Fifty-three light years away from our planet, an L-dwarf star has a storm raging near its north pole. And it’s pretty incredible, from an Earthling’s point of view.
L-dwarfs are small and cool, as far as stars go, but the storm itself is “larger than Earth,” says NASA, and 3500 degrees Fahrenheit. That’s cool enough for clouds to form, although, as USA TODAY explains, the material that rains down from these clouds is “made of hot sand, molten iron or salts.”
The storm has been going on for at least two years, and is akin to Jupiter’s turbulent Great Red Spot. Scientists don’t know much about storms on stars and planets, though, so this L-dwarf one is an important find for astronomers.
Closer to home, two new objects floating through space have been detected by scientists using a powerful telescope in Chile. One, which might be something like a brown dwarf star or maybe a superplanet, is still unnamed, while the other, which might be a smaller planet or an asteroid, has been called Gna. The scientists who discovered them have suggested in a paper that has yet to be officially peer reviewed that these objects may be part of our solar system—that they may fit the description of Planet X.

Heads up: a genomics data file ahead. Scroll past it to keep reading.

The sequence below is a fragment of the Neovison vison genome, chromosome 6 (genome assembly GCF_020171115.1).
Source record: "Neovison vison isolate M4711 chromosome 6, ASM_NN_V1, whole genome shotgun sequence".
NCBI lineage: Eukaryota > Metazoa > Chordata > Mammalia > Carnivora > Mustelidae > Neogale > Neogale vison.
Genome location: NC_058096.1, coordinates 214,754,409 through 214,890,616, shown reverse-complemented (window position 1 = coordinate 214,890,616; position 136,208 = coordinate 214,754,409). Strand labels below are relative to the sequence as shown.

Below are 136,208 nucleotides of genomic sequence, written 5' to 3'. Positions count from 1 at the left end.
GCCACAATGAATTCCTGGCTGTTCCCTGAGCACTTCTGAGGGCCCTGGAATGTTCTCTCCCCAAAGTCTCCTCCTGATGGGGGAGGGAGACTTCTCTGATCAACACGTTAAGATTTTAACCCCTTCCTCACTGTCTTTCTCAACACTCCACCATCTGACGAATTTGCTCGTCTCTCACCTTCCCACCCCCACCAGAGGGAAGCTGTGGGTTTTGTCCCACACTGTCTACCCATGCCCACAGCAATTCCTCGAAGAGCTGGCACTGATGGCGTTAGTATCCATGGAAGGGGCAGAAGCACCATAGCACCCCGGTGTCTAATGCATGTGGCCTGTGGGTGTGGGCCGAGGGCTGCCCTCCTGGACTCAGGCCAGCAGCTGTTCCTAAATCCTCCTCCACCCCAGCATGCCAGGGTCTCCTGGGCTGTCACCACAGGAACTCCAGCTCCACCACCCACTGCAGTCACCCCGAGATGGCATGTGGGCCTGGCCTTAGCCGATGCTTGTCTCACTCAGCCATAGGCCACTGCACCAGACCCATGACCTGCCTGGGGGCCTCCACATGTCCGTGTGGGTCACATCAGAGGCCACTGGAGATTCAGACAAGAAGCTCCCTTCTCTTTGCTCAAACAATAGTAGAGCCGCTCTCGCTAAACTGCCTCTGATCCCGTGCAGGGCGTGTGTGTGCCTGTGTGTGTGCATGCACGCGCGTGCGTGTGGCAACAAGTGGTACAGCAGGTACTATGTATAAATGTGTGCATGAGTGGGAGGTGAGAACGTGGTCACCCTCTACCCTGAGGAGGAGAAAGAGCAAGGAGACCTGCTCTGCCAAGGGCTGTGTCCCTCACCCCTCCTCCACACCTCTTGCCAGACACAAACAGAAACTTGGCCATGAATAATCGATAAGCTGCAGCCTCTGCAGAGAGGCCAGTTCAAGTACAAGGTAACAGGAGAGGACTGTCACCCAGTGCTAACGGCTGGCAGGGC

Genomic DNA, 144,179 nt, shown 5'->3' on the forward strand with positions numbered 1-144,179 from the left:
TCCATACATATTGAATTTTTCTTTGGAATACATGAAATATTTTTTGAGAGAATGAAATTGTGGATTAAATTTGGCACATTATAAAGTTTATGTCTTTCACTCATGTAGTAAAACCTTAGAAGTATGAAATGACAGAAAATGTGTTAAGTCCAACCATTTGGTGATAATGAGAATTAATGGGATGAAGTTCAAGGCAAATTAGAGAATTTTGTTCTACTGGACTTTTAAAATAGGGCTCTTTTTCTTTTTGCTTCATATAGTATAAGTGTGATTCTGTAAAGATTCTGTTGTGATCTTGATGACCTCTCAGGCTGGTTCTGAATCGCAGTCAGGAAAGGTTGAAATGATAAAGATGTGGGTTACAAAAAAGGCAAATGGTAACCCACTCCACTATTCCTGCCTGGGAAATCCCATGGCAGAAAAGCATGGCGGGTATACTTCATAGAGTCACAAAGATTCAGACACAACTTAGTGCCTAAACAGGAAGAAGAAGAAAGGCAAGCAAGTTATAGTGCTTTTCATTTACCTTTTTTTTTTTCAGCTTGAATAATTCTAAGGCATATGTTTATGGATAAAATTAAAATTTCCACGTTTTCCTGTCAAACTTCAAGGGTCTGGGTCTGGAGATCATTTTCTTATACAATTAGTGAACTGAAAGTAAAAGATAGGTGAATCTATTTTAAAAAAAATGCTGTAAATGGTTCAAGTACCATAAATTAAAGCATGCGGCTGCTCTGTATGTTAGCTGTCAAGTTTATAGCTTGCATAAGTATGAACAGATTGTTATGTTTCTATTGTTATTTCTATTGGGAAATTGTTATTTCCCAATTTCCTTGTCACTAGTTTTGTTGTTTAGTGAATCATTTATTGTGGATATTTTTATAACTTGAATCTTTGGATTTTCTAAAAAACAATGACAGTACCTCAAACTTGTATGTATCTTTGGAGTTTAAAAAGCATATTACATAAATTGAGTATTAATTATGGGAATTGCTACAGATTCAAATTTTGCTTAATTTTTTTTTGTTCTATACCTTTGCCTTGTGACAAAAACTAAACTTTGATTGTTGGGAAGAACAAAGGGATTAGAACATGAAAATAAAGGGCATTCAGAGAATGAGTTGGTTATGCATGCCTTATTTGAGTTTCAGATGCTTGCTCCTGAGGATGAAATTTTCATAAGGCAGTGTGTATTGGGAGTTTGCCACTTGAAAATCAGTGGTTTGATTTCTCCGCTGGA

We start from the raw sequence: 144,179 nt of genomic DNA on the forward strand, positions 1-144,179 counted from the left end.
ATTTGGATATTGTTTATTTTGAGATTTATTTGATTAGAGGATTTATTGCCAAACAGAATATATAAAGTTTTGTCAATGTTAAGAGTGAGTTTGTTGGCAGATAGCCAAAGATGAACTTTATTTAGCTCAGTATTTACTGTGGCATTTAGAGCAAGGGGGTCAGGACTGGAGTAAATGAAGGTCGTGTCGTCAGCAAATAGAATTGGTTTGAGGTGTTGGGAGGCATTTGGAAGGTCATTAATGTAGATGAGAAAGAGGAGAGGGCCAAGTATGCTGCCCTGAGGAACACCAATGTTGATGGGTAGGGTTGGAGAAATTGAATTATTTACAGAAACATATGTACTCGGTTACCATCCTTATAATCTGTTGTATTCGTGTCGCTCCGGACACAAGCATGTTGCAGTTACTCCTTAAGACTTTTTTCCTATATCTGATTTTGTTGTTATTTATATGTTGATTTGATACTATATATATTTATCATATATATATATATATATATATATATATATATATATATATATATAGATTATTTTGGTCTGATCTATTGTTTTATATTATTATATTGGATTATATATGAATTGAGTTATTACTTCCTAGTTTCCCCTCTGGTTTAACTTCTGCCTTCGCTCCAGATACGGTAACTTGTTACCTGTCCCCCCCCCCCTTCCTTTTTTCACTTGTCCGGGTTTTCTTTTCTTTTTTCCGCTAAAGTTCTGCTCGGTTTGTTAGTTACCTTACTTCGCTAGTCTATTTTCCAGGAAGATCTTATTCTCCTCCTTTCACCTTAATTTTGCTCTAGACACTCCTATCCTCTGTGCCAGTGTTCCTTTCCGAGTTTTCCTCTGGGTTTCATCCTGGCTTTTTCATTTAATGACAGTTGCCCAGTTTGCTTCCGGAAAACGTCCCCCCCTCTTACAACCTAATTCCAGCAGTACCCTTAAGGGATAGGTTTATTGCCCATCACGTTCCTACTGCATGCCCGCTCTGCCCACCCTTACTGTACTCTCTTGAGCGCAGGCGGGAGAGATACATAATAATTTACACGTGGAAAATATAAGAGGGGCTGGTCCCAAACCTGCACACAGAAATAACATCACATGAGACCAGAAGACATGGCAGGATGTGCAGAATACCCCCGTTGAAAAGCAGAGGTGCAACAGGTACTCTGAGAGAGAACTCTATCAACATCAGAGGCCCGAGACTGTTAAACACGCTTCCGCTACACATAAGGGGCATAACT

Planet X is, essentially, a theory explaining some of the quirks of the orbits in our solar system. These two newly found objects were observed twice, Scientific American explains, but their speed indicated that they were relatively close to our own solar system.
That’s about all we know, and it’s not a lot. Plenty of scientists who have looked informally at the papers describing these objects, which were posted to arXiv, an online repository for papers that haven’t been published yet, have been skeptical that these objects fit the Planet X bill.
The lesson here: astronomers spend a lot of time looking a tiny bits of light from far away. Some of them, we’re pretty sure mean there’s something awesome out there. Others might just be little blips of light.
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